The last thing you want to experience after a long day of stay-at-home parenting work or office work is your precious children screaming, yelling, and fighting.
Am I right, mom or dad?
Despite what that angelic picture of your children posing lovingly with their arms around each other on your Facebook profile portrays, the reality is that no sibling relationship is perfect.
While it’s not a behavior that’s to be encouraged, it’s actually natural for brothers and sisters to fight from time to time.
Depending on how your children’s brains are wired, such as a tendency toward intensity and being in control, some are going to fight, bicker, and scream at each other more often than others.
The more harmonious child who wants to please is not.
If you feel as though your children are fighting with each other more often than they are being kind and respectful, I have good news for you.
Constant fighting and sibling rivalry doesn’t mean your children hate each other. In fact, two siblings could deeply care about each other yet still antagonize and drive each other crazy every single day.
The reason that the screaming, taunting, and hair pulling occurs is most likely due to your child’s lack of skills.
Sibling rivalry is often a result of poor emotional coping skills, communication skills, and self-regulation skills, which are super important when a brother or sister is driving a sibling nuts.
Lack of these skills is very common in children with ADHD, Autism, Sensory Processing Disorder, or Giftedness.
That’s because these children’s brains tend to be wired as less flexible, more demanding, and more impulsive. These tendencies themselves generate aggressive responses from both the agitated child and the agitator.
If this sounds like your situation, and you’re feeling overwhelmed, I have the solution for you.
Correcting aggressive behavior between your children begins with developing skills.
You can teach your children how to appropriately interact with each other in a way that’s calm and respectful, and solves problems.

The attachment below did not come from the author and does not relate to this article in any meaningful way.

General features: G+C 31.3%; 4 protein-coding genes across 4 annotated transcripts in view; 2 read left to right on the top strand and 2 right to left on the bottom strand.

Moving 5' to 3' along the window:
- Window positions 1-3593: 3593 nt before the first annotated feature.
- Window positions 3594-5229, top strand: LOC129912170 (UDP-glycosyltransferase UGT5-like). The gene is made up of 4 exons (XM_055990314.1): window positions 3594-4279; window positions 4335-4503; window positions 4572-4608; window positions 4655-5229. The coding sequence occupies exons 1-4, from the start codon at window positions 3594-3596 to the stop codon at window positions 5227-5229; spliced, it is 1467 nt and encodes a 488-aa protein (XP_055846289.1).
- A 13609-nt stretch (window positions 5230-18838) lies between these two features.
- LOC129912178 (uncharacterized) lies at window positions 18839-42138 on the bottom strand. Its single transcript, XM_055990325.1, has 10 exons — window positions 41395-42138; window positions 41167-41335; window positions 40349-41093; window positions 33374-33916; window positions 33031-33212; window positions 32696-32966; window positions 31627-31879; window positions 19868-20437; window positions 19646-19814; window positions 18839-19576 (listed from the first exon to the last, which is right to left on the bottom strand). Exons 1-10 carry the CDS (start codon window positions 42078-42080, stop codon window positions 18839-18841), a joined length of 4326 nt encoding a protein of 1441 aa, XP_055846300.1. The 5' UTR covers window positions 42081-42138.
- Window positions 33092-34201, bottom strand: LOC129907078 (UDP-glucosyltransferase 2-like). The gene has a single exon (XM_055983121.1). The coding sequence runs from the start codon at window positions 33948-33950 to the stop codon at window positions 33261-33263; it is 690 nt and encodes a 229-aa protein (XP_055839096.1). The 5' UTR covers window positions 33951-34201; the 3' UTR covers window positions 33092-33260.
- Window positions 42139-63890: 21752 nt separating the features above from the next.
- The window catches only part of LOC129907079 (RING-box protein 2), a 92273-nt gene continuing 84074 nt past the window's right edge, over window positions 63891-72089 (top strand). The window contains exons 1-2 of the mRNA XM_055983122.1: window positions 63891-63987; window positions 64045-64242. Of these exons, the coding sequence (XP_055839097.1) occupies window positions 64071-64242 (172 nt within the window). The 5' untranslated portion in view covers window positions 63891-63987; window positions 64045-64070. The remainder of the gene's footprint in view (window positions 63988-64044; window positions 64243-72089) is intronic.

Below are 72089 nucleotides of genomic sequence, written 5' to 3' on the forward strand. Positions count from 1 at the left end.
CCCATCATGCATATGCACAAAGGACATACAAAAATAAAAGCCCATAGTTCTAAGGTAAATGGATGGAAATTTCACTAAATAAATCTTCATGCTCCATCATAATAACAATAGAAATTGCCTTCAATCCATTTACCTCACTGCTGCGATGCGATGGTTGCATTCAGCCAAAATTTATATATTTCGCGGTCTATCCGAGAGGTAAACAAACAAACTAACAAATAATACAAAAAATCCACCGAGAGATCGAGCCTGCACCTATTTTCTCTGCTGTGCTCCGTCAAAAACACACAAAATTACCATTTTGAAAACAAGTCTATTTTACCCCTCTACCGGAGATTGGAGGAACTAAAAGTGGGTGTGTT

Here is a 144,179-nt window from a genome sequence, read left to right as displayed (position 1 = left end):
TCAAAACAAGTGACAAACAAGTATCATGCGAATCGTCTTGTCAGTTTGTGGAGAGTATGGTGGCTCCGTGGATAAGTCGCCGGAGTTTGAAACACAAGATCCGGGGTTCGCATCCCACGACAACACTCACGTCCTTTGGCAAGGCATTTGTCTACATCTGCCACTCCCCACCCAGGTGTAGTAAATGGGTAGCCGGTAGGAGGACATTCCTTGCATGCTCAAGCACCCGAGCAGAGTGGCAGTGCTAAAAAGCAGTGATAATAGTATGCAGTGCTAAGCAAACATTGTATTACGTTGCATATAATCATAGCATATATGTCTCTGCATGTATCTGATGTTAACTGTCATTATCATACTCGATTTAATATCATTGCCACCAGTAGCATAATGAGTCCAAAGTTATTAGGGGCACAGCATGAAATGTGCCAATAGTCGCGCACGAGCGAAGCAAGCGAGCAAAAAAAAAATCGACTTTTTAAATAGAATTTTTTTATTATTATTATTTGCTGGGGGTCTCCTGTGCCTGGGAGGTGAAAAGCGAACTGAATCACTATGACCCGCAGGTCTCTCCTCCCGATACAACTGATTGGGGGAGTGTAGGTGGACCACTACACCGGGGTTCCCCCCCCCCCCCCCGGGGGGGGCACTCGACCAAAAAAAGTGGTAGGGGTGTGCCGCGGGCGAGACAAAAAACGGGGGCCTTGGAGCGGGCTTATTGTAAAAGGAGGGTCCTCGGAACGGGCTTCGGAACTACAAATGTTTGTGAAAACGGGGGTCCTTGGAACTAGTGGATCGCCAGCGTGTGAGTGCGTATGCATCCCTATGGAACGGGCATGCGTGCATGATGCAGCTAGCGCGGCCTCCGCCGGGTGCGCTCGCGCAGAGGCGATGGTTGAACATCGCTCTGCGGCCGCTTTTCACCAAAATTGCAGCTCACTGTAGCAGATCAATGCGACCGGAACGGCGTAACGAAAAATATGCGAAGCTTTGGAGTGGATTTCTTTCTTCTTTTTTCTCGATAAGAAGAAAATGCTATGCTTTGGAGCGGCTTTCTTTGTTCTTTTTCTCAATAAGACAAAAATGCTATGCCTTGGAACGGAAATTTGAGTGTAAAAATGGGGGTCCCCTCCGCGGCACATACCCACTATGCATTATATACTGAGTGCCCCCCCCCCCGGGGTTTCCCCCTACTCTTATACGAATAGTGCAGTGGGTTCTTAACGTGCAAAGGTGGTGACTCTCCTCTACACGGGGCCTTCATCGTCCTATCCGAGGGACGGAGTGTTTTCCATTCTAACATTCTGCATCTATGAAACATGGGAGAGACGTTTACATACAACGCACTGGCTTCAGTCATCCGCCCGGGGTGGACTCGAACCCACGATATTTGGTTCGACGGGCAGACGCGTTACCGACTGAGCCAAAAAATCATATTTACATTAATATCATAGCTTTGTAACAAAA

Here are Three Ways to Stop Siblings from Fighting, Yelling, and Hurting:
- Teach your child to express his or her feelings – Many children don’t take the time to tell their sibling that they feel angry, hurt, sad, etc. Teaching your child to say something like “I’m sad. I don’t like it when you take my doll,” is a great way to help her communicate to her sibling and develop independence in using her voice (extra important for times when you aren’t there to step in and help!).
- Teach Your Child About Second Chances – Billy may have knocked down Timmy’s block tower–a very legitimate reason for Timmy to be upset. In this situation, teach Timmy to ask Billy to help make it better, by rebuilding the tower. Instead of fighting, this gives Billy and Timmy an opportunity to work together as a team to make the problem better. As a parent, you can support this by entering the room and saying, “You have one chance to work this out together so that you can keep playing. If you don’t, you’ll need to take 10 minutes alone, and then you can try again.”
- Calmly Step In to Help Diffuse the Situation – There are going to be occasions where separating siblings is the best thing you can do to interrupt the bad behavior pattern. Discuss this at a family meeting so your children hear that “in our home, we play nicely with each other.” Be consistent with this rule.
Looking for more advice on how to raise children that genuinely love one another? Check out my blog post on 3 Positive Parenting Strategies to Raise Siblings Who Love Each Other.